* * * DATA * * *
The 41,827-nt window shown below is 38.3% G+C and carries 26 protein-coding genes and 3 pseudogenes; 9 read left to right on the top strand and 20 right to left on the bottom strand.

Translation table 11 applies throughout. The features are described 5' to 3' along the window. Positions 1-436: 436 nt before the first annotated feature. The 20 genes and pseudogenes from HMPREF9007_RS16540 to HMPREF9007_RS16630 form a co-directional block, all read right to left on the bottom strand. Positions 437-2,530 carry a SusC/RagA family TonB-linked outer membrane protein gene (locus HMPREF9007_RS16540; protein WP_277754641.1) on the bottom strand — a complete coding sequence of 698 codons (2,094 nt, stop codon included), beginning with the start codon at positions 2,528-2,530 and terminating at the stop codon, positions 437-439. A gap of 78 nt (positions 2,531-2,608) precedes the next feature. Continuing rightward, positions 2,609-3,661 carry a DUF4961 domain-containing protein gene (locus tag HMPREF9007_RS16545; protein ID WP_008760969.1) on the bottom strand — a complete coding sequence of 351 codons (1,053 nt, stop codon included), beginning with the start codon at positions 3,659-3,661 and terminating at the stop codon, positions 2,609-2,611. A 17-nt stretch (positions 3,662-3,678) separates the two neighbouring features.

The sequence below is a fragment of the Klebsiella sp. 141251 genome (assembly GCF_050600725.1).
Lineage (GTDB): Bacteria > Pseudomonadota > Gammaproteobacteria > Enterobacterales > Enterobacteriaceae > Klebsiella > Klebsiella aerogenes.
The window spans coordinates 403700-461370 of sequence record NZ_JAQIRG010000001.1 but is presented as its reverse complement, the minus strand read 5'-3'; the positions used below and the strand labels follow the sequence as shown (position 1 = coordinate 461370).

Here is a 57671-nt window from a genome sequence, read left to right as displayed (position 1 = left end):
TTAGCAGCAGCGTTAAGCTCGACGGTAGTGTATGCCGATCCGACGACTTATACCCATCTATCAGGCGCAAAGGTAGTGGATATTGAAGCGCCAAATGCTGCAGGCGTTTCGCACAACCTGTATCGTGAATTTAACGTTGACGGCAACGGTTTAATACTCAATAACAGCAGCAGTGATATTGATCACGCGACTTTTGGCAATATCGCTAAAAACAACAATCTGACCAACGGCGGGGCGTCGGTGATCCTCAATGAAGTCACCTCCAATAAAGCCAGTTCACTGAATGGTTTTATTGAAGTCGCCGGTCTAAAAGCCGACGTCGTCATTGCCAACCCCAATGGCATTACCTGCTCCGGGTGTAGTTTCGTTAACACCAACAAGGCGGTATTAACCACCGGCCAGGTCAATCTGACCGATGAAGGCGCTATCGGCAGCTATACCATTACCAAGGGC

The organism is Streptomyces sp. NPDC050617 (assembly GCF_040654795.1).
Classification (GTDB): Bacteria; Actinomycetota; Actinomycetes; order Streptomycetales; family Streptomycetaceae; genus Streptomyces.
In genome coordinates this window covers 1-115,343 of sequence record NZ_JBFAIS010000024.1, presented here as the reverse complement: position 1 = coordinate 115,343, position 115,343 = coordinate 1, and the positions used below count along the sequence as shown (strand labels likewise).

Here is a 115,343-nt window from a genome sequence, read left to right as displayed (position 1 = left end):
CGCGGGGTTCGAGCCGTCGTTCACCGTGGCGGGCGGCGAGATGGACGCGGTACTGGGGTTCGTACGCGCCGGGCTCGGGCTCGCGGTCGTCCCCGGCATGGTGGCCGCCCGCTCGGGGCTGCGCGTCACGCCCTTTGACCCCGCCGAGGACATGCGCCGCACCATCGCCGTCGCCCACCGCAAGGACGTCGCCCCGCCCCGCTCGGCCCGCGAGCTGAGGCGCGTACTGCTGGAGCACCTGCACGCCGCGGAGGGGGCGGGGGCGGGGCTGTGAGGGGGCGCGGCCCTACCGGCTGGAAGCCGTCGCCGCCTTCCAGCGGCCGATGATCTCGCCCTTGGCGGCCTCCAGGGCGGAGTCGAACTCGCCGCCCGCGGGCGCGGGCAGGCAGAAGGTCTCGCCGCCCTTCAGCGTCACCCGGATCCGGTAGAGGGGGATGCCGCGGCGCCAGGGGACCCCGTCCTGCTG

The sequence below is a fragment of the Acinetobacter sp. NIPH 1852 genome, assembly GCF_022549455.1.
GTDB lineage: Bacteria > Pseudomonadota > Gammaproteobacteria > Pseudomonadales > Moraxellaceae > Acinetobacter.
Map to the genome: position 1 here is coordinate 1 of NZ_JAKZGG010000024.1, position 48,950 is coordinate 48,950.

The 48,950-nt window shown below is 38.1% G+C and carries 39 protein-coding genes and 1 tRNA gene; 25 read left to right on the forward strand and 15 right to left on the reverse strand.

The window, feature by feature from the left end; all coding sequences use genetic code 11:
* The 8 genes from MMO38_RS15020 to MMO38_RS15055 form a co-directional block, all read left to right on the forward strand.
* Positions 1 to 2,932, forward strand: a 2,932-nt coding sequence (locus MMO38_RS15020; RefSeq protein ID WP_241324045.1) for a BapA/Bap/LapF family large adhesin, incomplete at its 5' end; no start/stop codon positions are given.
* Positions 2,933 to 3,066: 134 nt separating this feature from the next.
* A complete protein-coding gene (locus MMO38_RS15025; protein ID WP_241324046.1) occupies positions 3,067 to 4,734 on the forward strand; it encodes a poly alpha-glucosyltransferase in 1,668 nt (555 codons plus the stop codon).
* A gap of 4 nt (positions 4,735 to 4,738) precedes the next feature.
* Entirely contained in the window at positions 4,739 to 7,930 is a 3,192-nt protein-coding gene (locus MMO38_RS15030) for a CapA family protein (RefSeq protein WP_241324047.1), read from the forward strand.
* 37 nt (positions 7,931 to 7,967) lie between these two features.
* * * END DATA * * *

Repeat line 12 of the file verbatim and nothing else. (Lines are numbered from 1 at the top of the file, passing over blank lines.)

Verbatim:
CGCGGGGTTCGAGCCGTCGTTCACCGTGGCGGGCGGCGAGATGGACGCGGTACTGGGGTTCGTACGCGCCGGGCTCGGGCTCGCGGTCGTCCCCGGCATGGTGGCCGCCCGCTCGGGGCTGCGCGTCACGCCCTTTGACCCCGCCGAGGACATGCGCCGCACCATCGCCGTCGCCCACCGCAAGGACGTCGCCCCGCCCCGCTCGGCCCGCGAGCTGAGGCGCGTACTGCTGGAGCACCTGCACGCCGCGGAGGGGGCGGGGGCGGGGCTGTGAGGGGGCGCGGCCCTACCGGCTGGAAGCCGTCGCCGCCTTCCAGCGGCCGATGATCTCGCCCTTGGCGGCCTCCAGGGCGGAGTCGAACTCGCCGCCCGCGGGCGCGGGCAGGCAGAAGGTCTCGCCGCCCTTCAGCGTCACCCGGATCCGGTAGAGGGGGATGCCGCGGCGCCAGGGGACCCCGTCCTGCTG